Trump Campaign Official Admits Campaign Still Looking for Evidence of Election Fraud

Speaking on “Fox and Friends,” Trump campaign official Erin Perrine admitted the campaign is still looking for evidence of election fraud. Her comments come the same week that the Trump campaign’s lawyers abandoned their lawsuit to block votes in Pennsylvania, the latest development in a flurry of legal failures.

“A lot of people would like to see more of evidence,” co-host Steve Doocy said in reference to President Donald Trump‘s allegations of election fraud. “When are we going to see more evidence?”

“Well that’s part of what our pursuit is at this point,” Perrine replied. “We are looking into the 11,000 claims that we received, credible claims on our voter fraud hotline here on the campaign, and we’re working with the counties and the states to look into things like the Dominion voting machines, like the fact that we did not receive equal protection and access to watching the votes be counted in Pennsylvania and Michigan.”

“We are trying to receive as much information as we can,” she continued, “to make sure that any discrepancy we see we can get a firm, definitive answer on who the winner should be because there are millions of Americans who voted for President Trump. They care about the outcome, about the validity of that outcome just as much as [president-elect] Joe Biden supporters do. We’re doing the right thing for the American people. There’s no silver bullet here. It’s going to take a little time but we’re going to make sure we can trust the outcome of this election.”

You can watch the interview below.

Perrine did not mention that the Trump campaign’s voter fraud hotline had to be shut down after the line was filled with prank calls.

Nor is there evidence of widespread election fraud. President Trump and his campaign have continued to allege that the election was rigged despite a joint statement from the Election Infrastructure Government Coordinating Council and the Election Infrastructure Sector Coordinating Executive Committees, that they found “no evidence that any voting system deleted or lost votes, changed votes, or was in any way compromised.” The statement went on to refer to the 2020 general election as “the most secure in American history.”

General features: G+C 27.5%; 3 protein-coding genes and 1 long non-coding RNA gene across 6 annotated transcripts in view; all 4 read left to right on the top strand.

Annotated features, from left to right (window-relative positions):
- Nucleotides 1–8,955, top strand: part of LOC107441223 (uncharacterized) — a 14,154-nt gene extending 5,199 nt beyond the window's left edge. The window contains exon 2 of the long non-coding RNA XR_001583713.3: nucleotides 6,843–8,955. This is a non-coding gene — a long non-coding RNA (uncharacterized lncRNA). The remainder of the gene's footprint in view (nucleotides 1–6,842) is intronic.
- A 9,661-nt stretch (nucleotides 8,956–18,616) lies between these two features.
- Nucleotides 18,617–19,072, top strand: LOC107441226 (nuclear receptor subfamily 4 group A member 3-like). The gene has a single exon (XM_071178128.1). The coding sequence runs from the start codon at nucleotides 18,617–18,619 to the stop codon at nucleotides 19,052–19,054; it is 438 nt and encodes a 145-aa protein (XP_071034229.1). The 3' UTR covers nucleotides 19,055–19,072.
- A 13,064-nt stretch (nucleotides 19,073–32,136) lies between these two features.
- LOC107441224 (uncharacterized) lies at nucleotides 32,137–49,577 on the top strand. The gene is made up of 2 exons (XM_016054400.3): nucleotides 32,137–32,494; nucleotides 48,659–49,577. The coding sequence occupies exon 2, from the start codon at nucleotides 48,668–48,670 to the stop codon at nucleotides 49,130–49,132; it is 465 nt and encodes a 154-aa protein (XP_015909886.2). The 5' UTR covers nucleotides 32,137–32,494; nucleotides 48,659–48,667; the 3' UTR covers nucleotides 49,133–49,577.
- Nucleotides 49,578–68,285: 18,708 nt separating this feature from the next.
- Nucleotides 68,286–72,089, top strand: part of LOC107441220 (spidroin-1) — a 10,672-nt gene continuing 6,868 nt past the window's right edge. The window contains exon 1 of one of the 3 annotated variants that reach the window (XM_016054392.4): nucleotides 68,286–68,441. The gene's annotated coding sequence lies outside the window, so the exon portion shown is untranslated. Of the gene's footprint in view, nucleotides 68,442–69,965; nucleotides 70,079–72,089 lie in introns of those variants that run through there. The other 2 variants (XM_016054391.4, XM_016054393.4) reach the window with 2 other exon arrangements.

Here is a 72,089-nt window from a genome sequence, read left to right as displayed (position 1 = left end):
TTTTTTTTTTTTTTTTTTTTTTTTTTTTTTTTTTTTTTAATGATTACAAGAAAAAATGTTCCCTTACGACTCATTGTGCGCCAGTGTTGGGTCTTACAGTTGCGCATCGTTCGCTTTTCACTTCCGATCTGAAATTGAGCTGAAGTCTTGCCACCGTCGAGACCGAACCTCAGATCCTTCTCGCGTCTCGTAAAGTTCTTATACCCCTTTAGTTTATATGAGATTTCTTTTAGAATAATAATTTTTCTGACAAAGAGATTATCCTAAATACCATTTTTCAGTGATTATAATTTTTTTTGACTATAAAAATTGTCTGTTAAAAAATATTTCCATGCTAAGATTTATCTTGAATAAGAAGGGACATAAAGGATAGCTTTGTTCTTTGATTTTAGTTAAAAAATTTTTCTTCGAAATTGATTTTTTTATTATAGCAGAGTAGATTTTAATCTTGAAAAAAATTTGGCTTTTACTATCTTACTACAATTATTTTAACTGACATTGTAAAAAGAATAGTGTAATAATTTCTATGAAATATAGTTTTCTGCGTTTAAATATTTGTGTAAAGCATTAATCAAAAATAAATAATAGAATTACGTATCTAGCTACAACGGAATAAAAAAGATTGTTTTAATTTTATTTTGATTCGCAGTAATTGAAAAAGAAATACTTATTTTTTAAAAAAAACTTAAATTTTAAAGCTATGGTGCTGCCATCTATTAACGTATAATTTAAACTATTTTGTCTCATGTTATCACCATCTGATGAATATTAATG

Finally, Perrine’s mention of irregularities with Dominion voting machines has also been proven false. The conspiracy theory originated from the pro-Trump One America News Network (OANN).

OANN claimed, citing “data analysis” and without providing any clear evidence, that Dominion “deleted 2.7 million Trump votes nationwide.” A New York Times investigation found that there were explanations for voting irregularities in cases in Michigan and Georgia that involved Dominion software.

The Dominion software was used in only two of the five counties that had problems in Michigan and Georgia, and in every instance there was a detailed explanation for what had happened. In all of the cases, software did not affect the vote counts,” the Times reported.

The outlet went on to note that “In the two Michigan counties that had mistakes, the inaccuracies were because of human errors, not software problems, according to the Michigan Department of State, county officials and election-security experts. Only one of the two Michigan counties used Dominion software.”

Issues in three Georgia counties “had other explanations,” they continued. “In one county, an apparent problem with Dominion software delayed officials’ reporting of the vote tallies, but did not affect the actual vote count. In two other counties, a separate company’s software slowed poll workers’ ability to check-in voters.”